I also think that the lack of a core family unit is a contributing factor. Either the parents are not there because one or the other has left, or they are dysfunctional, or they are working two jobs each to pay the rent and put food on the table. So their kids are left to fend for themselves and don’t grow up with a strong set of moral values. Nobody is there to tell them to put down that nasty game and turn that disgusting movie off. But there was somebody there when I was growing up, back when mass shootings were unheard of. There has to be a connection to that.
And let’s not continue to ignore bullying. We’re too nice or too afraid to call out bullies. Some school officials try, but I know more than a few who are overworked, underpaid, burned out, and don’t have the energy to deal with parents who can be as big a bully as their children. Many times that’s where the kids learned it. Then a bully decides to take it a crazy step forward, or a bullied outcast who wants revenge on the whole damn world does something terrible, and we shake our collective heads and ask ourselves how nobody saw it coming.
Something else we have ignored for far too long is mental illness. Our government needs to step up to the plate and provide real treatment for those suffering from psychiatric problems. Yes, it is expensive, but what is the cost we pay by doing nothing? I remember hearing somebody once telling a friend about a neighbor who was obviously unbalanced, “Stay away from him, he’s crazy.” No, get him some help, so he is not a danger to himself or anyone else.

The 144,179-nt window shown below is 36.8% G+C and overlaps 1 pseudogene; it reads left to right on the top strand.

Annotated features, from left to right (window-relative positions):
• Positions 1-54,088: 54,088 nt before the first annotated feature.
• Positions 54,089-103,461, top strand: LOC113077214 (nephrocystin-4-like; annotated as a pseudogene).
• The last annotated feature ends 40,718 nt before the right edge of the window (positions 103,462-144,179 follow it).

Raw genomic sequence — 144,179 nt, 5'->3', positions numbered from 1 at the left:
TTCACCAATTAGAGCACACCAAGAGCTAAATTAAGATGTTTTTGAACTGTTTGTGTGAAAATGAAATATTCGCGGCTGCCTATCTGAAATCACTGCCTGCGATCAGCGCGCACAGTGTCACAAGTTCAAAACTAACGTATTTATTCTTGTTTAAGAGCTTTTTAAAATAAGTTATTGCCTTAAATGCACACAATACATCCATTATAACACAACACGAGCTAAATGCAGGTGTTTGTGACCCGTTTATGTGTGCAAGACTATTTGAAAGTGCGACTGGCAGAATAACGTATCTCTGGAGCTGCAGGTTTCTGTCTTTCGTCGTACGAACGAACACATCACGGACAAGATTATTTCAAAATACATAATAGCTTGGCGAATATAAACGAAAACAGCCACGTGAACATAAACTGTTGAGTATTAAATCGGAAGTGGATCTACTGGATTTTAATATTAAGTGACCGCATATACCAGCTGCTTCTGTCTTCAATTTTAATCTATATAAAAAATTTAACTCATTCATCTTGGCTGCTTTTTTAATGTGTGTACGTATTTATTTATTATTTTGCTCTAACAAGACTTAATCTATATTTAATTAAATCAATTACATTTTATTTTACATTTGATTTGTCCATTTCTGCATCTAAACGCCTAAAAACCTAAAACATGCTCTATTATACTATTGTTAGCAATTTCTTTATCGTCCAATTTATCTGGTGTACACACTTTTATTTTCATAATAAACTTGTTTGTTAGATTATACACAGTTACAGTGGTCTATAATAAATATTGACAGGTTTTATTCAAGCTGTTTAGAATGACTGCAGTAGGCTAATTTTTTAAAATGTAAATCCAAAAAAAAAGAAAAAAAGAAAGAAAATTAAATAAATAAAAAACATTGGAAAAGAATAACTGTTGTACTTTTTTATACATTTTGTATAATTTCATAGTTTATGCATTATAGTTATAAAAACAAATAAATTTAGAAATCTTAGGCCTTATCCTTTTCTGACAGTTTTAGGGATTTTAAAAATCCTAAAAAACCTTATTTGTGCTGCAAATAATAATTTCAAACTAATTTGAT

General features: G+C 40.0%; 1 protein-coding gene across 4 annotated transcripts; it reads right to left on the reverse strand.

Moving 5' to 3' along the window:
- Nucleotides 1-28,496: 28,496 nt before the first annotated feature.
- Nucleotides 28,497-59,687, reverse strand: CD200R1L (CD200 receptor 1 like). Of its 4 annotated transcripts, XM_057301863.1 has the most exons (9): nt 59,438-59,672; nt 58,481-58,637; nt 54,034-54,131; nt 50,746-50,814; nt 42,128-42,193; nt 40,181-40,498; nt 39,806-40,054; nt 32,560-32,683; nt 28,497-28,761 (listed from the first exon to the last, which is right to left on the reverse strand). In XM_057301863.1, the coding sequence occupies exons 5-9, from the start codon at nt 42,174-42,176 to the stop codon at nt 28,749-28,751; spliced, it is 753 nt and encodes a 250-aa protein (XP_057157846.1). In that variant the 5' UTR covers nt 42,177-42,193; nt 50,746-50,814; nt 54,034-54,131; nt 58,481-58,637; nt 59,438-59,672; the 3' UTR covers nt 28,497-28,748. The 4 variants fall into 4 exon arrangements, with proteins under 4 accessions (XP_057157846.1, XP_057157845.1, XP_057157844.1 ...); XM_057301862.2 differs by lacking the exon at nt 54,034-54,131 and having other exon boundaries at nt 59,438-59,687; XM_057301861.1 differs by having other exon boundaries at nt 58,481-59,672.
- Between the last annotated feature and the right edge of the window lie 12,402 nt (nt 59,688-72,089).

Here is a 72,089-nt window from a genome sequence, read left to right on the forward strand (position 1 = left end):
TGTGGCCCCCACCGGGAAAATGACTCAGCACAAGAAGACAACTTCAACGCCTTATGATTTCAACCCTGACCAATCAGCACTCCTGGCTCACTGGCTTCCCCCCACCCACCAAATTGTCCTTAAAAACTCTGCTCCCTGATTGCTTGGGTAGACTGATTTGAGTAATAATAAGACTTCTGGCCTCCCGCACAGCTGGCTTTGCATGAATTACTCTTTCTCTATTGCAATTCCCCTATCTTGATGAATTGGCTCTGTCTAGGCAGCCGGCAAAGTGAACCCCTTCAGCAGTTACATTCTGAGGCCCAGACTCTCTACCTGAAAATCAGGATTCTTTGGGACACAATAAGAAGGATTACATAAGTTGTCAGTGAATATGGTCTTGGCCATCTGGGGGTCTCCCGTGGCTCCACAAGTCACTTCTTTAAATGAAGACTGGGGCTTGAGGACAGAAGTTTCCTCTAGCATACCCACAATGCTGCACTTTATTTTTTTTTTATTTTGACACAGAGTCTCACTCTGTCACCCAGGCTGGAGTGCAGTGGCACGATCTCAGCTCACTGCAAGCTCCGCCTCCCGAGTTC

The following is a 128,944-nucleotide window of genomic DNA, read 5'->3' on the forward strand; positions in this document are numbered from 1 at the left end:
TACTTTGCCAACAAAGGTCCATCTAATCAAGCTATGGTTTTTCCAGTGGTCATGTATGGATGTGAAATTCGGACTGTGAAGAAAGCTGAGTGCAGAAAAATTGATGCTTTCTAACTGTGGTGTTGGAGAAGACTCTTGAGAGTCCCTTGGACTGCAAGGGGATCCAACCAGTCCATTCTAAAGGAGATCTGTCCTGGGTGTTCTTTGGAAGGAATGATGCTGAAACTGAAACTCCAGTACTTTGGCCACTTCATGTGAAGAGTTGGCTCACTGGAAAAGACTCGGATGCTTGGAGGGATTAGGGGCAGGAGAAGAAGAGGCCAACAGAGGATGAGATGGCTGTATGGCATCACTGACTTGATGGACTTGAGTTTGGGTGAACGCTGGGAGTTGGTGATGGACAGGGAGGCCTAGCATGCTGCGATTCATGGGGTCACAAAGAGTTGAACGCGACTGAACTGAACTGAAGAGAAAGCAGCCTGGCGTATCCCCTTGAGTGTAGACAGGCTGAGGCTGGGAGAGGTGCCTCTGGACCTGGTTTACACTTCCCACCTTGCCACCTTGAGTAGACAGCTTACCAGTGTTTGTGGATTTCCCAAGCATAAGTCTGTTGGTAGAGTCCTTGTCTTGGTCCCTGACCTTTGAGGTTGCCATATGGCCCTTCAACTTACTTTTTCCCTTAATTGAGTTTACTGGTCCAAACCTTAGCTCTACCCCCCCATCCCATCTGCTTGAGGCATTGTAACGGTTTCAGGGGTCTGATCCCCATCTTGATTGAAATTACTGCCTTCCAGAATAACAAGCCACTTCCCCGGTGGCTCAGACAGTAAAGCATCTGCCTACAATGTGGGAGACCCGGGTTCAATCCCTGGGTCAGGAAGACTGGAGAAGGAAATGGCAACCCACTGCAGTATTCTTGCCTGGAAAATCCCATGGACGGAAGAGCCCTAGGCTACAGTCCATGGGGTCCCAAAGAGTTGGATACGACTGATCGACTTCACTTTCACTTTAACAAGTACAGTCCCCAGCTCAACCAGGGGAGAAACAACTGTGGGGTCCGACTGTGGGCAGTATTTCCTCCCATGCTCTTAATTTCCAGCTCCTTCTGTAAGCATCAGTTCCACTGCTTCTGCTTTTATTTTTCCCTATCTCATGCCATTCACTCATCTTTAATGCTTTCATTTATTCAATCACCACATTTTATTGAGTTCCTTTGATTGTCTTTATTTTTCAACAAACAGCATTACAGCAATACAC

But what about those darned guns? A total ban and confiscation of all firearms in the county would never work. Remember, heroin is illegal too, but you can buy it in every city and town across the nation if you know who to ask. There are millions of guns out there, and it is literally impossible to make them all go away. But what if you could?
As I have told more than one person, if you truly think taking every gun away from everyone will make you safe, tell your wife and daughters to spend 24 hours in a maximum-security prison. After all, the convicts are not allowed to have any kind of weapons. How safe do you think they would be?
Be sure to enter our latest Free Drawing. This week’s prize is an audiobook of Big Lake Blizzard, the fourth book in my Big Lake mystery series. To enter, click on this Free Drawing link or the tab at the top of this page and enter your name (first and last) in the comments section at the bottom of that page (not this one). Only one entry per person per drawing please, and you must enter with your real name. To prevent spam or multiple entries, the names of cartoon or movie characters are not allowed. The winner will be drawn Sunday evening. Note: Due to the high shipping cost of printed books and Amazon restrictions on e-books to foreign countries, only entries with U.S. addresses and e-mail addresses are allowed.
Thought For The Day – When life gives you mold, make penicillin.